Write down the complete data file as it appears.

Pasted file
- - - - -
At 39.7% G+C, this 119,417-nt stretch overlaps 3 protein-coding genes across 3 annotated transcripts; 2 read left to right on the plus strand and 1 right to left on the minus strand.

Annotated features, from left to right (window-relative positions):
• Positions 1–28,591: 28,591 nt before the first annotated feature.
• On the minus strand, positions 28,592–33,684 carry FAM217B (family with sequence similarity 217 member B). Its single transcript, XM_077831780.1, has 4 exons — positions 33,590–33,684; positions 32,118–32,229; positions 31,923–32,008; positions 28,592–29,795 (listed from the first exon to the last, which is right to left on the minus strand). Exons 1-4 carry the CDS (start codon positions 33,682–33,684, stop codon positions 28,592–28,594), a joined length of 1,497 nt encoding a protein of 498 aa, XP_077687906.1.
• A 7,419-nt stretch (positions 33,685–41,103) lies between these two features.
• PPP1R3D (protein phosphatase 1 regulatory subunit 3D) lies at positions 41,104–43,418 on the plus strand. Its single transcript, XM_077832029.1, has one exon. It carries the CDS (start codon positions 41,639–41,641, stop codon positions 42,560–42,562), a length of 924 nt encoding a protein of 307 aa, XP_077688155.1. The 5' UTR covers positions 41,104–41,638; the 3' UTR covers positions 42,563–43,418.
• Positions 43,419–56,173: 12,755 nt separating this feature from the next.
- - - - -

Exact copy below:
At 39.7% G+C, this 119,417-nt stretch overlaps 3 protein-coding genes across 3 annotated transcripts; 2 read left to right on the plus strand and 1 right to left on the minus strand.

Annotated features, from left to right (window-relative positions):
• Positions 1–28,591: 28,591 nt before the first annotated feature.
• On the minus strand, positions 28,592–33,684 carry FAM217B (family with sequence similarity 217 member B). Its single transcript, XM_077831780.1, has 4 exons — positions 33,590–33,684; positions 32,118–32,229; positions 31,923–32,008; positions 28,592–29,795 (listed from the first exon to the last, which is right to left on the minus strand). Exons 1-4 carry the CDS (start codon positions 33,682–33,684, stop codon positions 28,592–28,594), a joined length of 1,497 nt encoding a protein of 498 aa, XP_077687906.1.
• A 7,419-nt stretch (positions 33,685–41,103) lies between these two features.
• PPP1R3D (protein phosphatase 1 regulatory subunit 3D) lies at positions 41,104–43,418 on the plus strand. Its single transcript, XM_077832029.1, has one exon. It carries the CDS (start codon positions 41,639–41,641, stop codon positions 42,560–42,562), a length of 924 nt encoding a protein of 307 aa, XP_077688155.1. The 5' UTR covers positions 41,104–41,638; the 3' UTR covers positions 42,563–43,418.
• Positions 43,419–56,173: 12,755 nt separating this feature from the next.